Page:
Twenty years later, in 1967, the Indian government organized an expedition to the island led by Triloknath Pandit, an anthropologist.
When the Sentinelese saw the visitors, they retreated into the forest. Pandit and his crew left gifts on the shore and took several native artifacts with them.
Another group of anthropologists arrived on the island’s shores in 1974 to film a documentary called “Man in Search of Man.”
A police team accompanied the filmmakers for protection. However, the anthropologists couldn’t entirely avoid the Sentinelese attacks, and the director was wounded by an arrow.
Later that year, another expedition from India took place. Several Onges natives from the nearby Andaman Islands were brought to North Sentinel Island to attempt to learn the Sentinelese language. However, the hostile behavior of the tribe prevented the Onges from getting close enough to hear them.
A few years later, in 1981, a cargo ship called MV Primrose wrecked in the coral reefs surrounding the island. Several days later, while waiting for rescue forces, the Sentinelese attacked the crew, but the crew managed to fight them off.
Triloknath Pandit returned to North Sentinel Island in 1991 and managed to establish friendly contact with the Sentinelese. This is the last recorded peaceful encounter any visitor had with the tribe.
After the 2004 Indian Ocean Tsunami, a helicopter approached to survey the island and determine if the Sentinelese survived. Members of the tribe spotted the aircraft and shot arrows at it.
Two years later, in 2006, two fishermen arrived on the island and attempted to catch crabs. They were killed, and the Sentinelese made it impossible for the bodies to be retrieved.
An American missionary named John Allen Chau landed on North Sentinel Island in an attempt to convert the Sentinelese to Christianity. The tribe killed him, and his body was dragged into the forest to prevent it from being retrieved.
The most recent reports about North Sentinel Island resulted from an attempted organized attack. Members of a Facebook group began planning to invade the island and kill the Sentinelese as revenge for Chau’s death.
Several users denounced the group after learning about it, and Facebook shut it down soon after.
About the Sentinelese People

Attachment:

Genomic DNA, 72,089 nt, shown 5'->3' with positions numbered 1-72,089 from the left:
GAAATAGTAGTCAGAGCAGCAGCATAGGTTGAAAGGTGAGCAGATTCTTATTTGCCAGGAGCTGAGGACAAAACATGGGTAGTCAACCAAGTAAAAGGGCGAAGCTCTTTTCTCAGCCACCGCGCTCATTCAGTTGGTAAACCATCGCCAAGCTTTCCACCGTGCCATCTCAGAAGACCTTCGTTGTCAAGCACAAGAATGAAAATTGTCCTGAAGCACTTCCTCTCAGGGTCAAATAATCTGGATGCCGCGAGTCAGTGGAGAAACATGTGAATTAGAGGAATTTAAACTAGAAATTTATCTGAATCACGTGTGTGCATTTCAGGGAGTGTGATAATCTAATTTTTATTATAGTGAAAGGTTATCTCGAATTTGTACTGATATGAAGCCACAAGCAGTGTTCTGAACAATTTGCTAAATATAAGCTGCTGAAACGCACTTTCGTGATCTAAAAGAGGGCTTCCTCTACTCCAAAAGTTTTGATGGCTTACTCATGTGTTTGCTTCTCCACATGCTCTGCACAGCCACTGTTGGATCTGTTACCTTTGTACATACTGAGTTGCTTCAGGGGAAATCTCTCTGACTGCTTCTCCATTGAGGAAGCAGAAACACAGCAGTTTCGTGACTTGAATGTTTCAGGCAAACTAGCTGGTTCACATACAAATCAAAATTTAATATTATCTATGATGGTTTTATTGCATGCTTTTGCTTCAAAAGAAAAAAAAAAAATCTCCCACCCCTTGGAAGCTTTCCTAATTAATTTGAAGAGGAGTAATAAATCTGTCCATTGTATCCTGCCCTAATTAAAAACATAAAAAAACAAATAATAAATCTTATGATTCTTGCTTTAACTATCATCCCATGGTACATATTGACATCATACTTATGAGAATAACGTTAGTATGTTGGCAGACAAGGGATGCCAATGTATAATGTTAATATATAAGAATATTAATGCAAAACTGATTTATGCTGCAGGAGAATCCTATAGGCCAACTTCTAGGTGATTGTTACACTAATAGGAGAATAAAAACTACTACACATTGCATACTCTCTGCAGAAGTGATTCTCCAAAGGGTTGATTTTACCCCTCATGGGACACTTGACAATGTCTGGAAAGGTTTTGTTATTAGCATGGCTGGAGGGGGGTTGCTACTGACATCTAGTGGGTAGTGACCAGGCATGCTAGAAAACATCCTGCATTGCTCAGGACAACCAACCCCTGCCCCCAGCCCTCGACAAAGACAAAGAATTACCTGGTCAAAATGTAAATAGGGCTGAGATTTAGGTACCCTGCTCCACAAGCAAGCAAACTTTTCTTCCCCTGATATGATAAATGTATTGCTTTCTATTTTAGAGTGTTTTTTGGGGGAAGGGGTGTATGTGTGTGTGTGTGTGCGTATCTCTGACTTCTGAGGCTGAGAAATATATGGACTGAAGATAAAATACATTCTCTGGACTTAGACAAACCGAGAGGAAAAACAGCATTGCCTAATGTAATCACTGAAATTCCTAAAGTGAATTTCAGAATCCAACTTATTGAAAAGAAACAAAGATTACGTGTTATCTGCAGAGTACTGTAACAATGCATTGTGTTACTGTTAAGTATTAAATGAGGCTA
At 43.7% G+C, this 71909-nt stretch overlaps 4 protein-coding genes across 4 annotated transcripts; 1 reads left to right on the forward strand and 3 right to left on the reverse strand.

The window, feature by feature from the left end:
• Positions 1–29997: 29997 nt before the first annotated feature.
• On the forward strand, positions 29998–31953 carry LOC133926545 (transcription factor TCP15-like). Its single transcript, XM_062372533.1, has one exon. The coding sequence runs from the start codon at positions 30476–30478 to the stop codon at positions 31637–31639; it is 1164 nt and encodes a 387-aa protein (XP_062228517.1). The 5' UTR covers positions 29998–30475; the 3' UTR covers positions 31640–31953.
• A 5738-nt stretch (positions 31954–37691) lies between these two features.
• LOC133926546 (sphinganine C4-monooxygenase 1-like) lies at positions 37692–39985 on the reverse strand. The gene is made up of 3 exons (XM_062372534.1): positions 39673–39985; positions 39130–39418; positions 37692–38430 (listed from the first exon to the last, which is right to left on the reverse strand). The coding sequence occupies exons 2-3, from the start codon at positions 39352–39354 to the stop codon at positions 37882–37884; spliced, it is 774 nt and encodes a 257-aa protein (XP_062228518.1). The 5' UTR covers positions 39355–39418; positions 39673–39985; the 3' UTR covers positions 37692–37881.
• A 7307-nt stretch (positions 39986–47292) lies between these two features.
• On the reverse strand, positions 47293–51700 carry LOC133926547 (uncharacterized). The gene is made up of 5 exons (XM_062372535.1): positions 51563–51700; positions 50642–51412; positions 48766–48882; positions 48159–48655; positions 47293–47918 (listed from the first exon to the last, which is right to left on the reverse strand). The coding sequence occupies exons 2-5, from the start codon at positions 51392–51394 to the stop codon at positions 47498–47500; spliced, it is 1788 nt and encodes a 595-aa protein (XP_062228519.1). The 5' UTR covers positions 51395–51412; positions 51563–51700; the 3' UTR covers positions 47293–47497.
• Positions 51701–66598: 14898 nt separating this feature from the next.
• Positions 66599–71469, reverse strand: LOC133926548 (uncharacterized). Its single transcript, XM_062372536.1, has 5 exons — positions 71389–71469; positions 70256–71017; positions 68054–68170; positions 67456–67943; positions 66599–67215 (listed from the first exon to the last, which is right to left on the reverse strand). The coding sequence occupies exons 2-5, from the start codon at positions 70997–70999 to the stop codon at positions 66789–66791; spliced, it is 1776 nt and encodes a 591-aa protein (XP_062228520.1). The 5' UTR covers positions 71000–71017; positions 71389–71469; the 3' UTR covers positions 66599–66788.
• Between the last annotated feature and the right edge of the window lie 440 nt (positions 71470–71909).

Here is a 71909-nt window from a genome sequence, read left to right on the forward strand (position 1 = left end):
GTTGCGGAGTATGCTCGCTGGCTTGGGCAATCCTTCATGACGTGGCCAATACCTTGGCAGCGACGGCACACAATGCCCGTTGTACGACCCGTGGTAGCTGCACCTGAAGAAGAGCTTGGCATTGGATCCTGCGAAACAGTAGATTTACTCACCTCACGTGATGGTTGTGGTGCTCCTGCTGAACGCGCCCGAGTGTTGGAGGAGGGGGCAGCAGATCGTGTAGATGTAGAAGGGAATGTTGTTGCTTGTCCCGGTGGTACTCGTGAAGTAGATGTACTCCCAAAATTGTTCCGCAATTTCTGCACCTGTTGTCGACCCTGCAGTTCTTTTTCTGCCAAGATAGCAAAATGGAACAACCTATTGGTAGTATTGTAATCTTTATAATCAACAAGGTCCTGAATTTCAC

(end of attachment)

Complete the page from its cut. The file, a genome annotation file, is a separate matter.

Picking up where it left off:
The Sentinelese people are technically Indian citizens. However, their citizenship is in name only.
The tribe operates according to its own customs, does not recognize India’s government, and doesn’t know what happens outside the island.
In 1956, the Indian government declared the island a tribal reserve.
It’s unclear how many people reside on the island. Outside observations place the number between 20 and 500.
Those who have been seen on the North Sentinel Island shores appear to be strong and healthy. Observers have also noted seeing many pregnant women and children.
The Future of North Sentinel Island
North Sentinel Island and the Sentinelese people have a complex and often violent history. What lies ahead for this remote tribe?
India’s policy of prohibiting visitors to the island is expected to continue for the foreseeable future, safeguarding the Sentinelese and anyone attempting to approach the island’s northern shores.
While many people support the ban on visiting the island, opinions on the Indian government’s decision to cut off contact with the Sentinelese are divided.
Some critics express concern about the potential abuse of women and children by male members of the tribe, who may have nowhere to turn for assistance. Others believe that modern agricultural and sanitation systems could benefit the Sentinelese people.
Despite these conflicting views, the Indian government’s current approach appears to be the most viable solution for all parties involved.